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The Lord Bishop of Portsmouth: My Lords, in view of our experience in the Gulf War—namely, that the longer a conflict lasts, the more difficult it becomes for the different partners to stick together—does the Minister agree that this conflict has reached the stage where both cluster and "daisy cutter" bombs are so inaccurate and dangerous that such weaponry no longer provides a viable option for the future?

Lord Bach: My Lords, with the greatest respect to the right reverend Prelate, I am afraid that I cannot agree with him. Without the use of such bombs, along with other weapons, does any noble Lord in the House believe that Mazar-i Sharif or Kabul would have fallen by now? The falling of those cities means that those who live in them are no longer controlled by the Taliban, with the risks that that control posed to their lives and also with the total lack of freedom. I must tell the right reverend Prelate that we shall use whatever weaponry is necessary to ensure that we meet the objectives of this war, not the least of which is to protect, in the future, any British troops who may be in Afghanistan.

Lord Vivian: My Lords, is the noble Lord aware that a study made in February last year of the use of cluster bombs concluded that an immediate ban would be inappropriate due to their proven utility and limited scale of use when compared with the use of landmines? Is he also aware that our own troops would be put into great danger if we did not use cluster bombs to defeat the enemy?

Lord Bach: My Lords, I am grateful to the noble Lord. I was not aware of the study to which he referred, but I shall ensure that I take note of it. So far as concerns his second point, of course it is right that

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if British or coalition troops are to operate on the ground in Afghanistan, the priority must be their protection and safety. That is a matter that the Government will always bear in mind.

Lord Redesdale: My Lords, if British personnel are to be used on the ground in Afghanistan, will the Minister consider implementing further training to deal with cluster bombs? British personnel have already been killed by unexploded cluster munitions in Kosovo.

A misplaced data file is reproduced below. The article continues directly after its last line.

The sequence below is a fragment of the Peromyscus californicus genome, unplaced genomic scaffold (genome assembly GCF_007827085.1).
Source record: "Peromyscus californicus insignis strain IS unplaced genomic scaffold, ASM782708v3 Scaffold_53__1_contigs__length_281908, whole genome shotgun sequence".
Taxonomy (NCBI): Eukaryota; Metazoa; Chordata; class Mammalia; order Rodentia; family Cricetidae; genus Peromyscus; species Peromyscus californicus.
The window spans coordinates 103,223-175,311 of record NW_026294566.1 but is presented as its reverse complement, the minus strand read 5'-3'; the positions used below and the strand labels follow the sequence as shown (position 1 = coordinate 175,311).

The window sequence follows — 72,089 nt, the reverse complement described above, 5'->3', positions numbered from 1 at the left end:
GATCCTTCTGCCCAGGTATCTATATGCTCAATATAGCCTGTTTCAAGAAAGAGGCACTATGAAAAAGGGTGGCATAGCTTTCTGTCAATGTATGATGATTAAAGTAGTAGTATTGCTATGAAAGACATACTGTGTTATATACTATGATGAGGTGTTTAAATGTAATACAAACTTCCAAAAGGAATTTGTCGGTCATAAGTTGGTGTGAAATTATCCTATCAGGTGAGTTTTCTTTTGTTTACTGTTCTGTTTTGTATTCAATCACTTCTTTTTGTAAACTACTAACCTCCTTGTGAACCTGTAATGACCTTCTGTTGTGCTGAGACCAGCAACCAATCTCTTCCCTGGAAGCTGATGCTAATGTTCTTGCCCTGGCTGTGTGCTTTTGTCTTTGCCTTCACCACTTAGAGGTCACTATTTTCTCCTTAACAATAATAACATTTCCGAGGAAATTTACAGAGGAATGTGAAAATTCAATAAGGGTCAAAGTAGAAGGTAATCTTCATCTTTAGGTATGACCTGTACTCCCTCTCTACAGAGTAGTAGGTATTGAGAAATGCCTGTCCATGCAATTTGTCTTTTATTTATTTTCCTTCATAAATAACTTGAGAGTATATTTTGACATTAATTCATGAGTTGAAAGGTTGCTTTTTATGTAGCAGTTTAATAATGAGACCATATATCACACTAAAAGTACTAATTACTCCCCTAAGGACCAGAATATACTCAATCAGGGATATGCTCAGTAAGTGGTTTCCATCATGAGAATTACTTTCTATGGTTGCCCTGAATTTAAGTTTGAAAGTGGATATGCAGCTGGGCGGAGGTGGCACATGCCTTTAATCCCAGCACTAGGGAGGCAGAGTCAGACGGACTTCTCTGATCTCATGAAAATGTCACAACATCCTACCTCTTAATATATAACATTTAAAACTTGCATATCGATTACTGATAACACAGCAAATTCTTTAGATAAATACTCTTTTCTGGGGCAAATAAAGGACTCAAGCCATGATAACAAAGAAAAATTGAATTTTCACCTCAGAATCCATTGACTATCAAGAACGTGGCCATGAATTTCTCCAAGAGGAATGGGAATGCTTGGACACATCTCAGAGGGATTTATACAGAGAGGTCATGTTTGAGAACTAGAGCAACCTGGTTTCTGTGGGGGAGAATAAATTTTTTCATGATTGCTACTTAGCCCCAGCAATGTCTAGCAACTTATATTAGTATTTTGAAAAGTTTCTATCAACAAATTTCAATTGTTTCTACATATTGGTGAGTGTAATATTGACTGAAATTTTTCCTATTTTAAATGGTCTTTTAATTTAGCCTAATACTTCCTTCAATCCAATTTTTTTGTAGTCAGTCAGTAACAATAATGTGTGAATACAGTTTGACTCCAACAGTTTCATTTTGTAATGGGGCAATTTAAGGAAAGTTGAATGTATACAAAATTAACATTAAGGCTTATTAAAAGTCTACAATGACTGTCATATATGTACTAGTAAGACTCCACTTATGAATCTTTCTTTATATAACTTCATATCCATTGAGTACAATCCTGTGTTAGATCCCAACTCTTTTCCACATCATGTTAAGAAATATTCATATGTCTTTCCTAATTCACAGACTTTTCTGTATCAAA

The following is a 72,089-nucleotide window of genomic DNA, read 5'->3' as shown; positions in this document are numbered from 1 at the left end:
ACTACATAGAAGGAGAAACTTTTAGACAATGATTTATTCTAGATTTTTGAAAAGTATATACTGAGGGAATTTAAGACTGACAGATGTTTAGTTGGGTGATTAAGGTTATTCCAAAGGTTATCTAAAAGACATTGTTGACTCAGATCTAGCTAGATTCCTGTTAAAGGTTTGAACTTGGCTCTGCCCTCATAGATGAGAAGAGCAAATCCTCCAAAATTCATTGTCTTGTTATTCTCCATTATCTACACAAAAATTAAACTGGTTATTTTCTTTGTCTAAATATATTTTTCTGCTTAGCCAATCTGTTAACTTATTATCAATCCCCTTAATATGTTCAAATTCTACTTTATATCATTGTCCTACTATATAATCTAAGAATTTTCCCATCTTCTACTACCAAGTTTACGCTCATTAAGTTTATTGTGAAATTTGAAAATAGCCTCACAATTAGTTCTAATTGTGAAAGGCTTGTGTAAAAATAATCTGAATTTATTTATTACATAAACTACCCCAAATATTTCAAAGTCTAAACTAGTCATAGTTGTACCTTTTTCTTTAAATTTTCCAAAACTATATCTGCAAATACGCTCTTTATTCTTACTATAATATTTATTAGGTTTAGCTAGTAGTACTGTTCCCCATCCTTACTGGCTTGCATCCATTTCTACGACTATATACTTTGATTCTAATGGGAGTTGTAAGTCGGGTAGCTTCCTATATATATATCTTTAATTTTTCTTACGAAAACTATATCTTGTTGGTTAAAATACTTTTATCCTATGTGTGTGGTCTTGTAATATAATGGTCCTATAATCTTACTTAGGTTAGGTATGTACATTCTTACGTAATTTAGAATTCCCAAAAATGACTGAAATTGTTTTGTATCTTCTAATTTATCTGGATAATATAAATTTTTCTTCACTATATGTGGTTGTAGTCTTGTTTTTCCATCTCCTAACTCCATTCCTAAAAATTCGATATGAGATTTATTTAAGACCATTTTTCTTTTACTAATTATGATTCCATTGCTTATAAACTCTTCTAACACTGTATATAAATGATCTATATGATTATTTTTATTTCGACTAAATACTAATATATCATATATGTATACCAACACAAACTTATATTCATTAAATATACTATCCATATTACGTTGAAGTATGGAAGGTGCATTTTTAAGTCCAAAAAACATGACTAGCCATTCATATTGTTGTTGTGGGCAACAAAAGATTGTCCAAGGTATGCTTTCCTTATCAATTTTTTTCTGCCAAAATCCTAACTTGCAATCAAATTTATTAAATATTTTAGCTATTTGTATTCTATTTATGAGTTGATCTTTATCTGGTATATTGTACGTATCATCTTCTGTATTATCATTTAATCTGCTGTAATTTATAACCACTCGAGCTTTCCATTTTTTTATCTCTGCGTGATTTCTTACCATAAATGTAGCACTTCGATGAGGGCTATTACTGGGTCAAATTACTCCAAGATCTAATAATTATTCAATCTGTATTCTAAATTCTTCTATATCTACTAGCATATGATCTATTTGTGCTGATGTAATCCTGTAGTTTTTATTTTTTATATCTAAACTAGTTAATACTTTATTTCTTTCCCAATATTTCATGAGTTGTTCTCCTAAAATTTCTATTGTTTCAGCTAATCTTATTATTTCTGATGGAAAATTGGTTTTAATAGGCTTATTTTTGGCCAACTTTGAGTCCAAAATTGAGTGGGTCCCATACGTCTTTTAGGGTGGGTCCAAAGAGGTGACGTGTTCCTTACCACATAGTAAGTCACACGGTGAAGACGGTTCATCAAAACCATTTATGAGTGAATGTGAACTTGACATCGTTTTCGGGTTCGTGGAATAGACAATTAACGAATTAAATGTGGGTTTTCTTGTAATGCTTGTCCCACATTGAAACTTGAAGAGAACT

Lord Bach: My Lords, of course full training will be given to members of the British Armed Forces, as is always the case.

Lord Chalfont: My Lords, does the Minister agree that it is rather untidy to refer to cluster bombs as one kind of munition? Does he agree that the two main weapons currently being used in Afghanistan are the CBU 87, which casts out bomblets that look like cans of cola and thus might attract children to them, and the CBU 89, which scatters mines over a large area? Can the Minister confirm that the latter bombs contain a self-destruct device which can be used to destroy them before a civilian on the ground is injured?

Lord Bach: My Lords, I thank the noble Lord for his question and for his expertise in this area. I can tell him that the following cluster munitions have been used in Afghanistan: the air-guided munition, 154 joint stand-off weapon; the cluster bomb unit CBU 87, to which the noble Lord referred; and the CBU 103. Neither the CBU 89 nor the CBU 104 GATOR bomb has been dropped over Afghanistan. The latter two can be considered to be anti-personnel landmines.

Viscount Waverley: My Lords, one of my abiding memories of a past visit to Afghanistan is the scourge of landmines. It is estimated that some 10 million unexploded landmines are buried in the country. Will Ministers take the opportunity to factor that problem into their development programmes, as time permits?

Lord Bach: My Lords, we certainly shall do so. As the noble Lord has illustrated, many dangers exist in Afghanistan, not least from the thousands, if not millions, of anti-personnel mines that have been planted by warring parties over 20 years. We are committed to a long-term process of reconstruction in Afghanistan and we are considering ways of demining and then disposing of unexploded ordnance, which would form part of that process. Thus, the answer to the noble Viscount's question is yes.

Lord Swinfen: My Lords, does the Minister agree that a failure rate of 5 per cent for any British munition is far too high for the safety of our troops and the effectiveness of our operations? What is being done to improve the rate of burst to a satisfactory level?

Lord Bach: My Lords, as with all weapons, every effort is made to ensure that they perform as safely as

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is possible. I have given the House the best figures from the British manufacturers. Of course we shall do all that we can to ensure that weapons become even safer. However, if from time to time we did not use such weapons, the results would be infinitely worse, both for the citizens of Afghanistan and for the coalition troops.